Comment: The setting for this poem is my clinic, where I am treating a VERY fat patient with piles. Occasionally all you can see is the bottom, no face. The inspiration for this poem came from the “offices of profit” political issue, that raised such a stink in early 2006.


You are mental! I haven't laughted so much in ages. May your profits keep flowing, and your patients keep showing. relief by your attention. No more anal retention. Agnes

The Rime of the Ancient Sex-maniac

The day that I turned eighty-nine

I met this maid so pretty,

She knocked my glands of endocrine

From nought to infinity.

She seemed, to my besotted view,

Not one day over eighty;

I thought there'd be a breast or two

Among those contours weighty.

I combed with care my strands of hair

(Of which I had a couple),

And oiled my muscles everywhere

To make those limbs more supple;

And then I picked my walking-stick,

My hearing aid, and glasses,

And quickly read the book: "The Trick

Of Making Winning Passes".

I reached her house with luck and pluck,

When no one could observe us;

I feared I'd suck at *presbyfuck:

No wonder I was nervous!

She came. I squinted through my specs,

Explained the situation,

And said, "If you've the time for sex

I have the inclination."

She laughed so hard -- I saw her shake

From humor and from doubting,

"Aha," she grinned, "you want to take

Your testes for an outing!"

I winced, but said I liked her wit;

She said, "Well, you can try it;

D'you think your flesh is up to it?

It is? Let's verify it!"

But I had less skill than I hoped,

(I felt like such a dummy)

For every single time I groped

I only grabbed her tummy!

Undone, I turned my periscope

From fore end to the after,

But every hot, determined grope

Just tickled her to laughter!

There'd never be, I knew by then,

The meet of sperms with ova,

For I was fourscore years and ten:

No longer Casanova.

I tottered home, dismayed at this

Array of misadventures;

To think, we couldn't even kiss:

I'd left behind my dentures!

by Suneet Sood


*Comment: The word presbyter means an elder, and derives from the Greek root presbys = old man. In medicine, presbyopia is an eye disease of old persons, presbyesophagus is a swallowing disorder of old people, presbyacusis is a hearing disorder of old people, and presbyatry is the study of old age (=geriatrics). I don't know any other presby-words, but am willing to invent some.


LOL! x2 is how I begin this giggling review! So very clever and written with eloquent humor. I came not knowing quite what to expect and found this fun rhyme so light and airy.

Your last stanza is just so apropos! LOL!

After he carefully remembered everything else! LOL!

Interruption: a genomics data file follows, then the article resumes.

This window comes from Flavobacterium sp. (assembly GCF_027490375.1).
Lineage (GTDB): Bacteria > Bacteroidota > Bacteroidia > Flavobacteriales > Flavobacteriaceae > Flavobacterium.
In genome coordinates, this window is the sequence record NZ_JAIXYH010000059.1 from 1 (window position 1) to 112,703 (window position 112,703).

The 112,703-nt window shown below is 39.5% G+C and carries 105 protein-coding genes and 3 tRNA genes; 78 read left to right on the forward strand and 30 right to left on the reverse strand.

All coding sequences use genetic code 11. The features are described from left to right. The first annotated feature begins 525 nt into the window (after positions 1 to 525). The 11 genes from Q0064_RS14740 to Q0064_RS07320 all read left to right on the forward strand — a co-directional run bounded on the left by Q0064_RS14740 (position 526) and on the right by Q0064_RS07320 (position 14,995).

You have greeted my day with a grand belly laugh and I thanks you, Alas

A single life

I’m happy with a single body, single soul and heart,

And with one mind, although, my love, you know it’s not too smart;

But if you think I’m satisfied, I’ll tell you, that’s not true:

For just one life is not enough to spend, my love, with you.

It’s okay that God made a solitary universe;

I’m glad we have one sun and just one moon: it could be worse;

And over me it’s adequate to have one sky of blue,

But just one life is not enough to spend, my love, with you.

I know your love and care for me is more than I could need,

Yet I am only human, dear, susceptible to greed,

And though of everything for me a small amount will do,

A single life is not enough to spend, my love, with you.

By Suneet Sood


Drunk as a Lordship

The Judge is quite inebriated”

Thought the prisoner as he waited

For his sentence (he’d been stealing –

Open-shut, no point appealing),

Shtealing shtars!” exclaimed His Honor,

Vroom,” he boomed, “you are a goner!”

Then he picked and swung his gavel,

Missed his desk and hit his navel;

Oh, me Lud, thou dost not like us,”

Thought the stricken umbilicus;

And the Judge fell floorwards, neck-first,

Bringing out a bit of breakfast.

Lawyers, clerks, a passing tourist

Went to lift the luckless jurist.

Helped up by some legal action

Stood His Lordship, lurched a fraction,

Shrugged away the men who bore him,

And addressed the man before him:

Cashe Dishmisshed!” he told the captive,

Who, though bent, was not inactive,

And was gone ere one said “Linger”!

Judge then aimed a vicious finger

At his gavel, “Hideoush hammer,

Thirty daysh inshide the shlammer!”

by Suneet Sood


Comment: A chap I knew (usernamed “Vroom”) wrote a poem about a thief who stole stars. Not the celestial type, but virtual stars awarded by a reader to a fellow poet. This poem was a response to that poem.

To My Teacher

You gave me learning, and, indeed,

You guided every thought and deed.

One day, you’ll point at me, and say,

That student’s mine,” and on that day

I’ll know that I succeed.

by Suneet Sood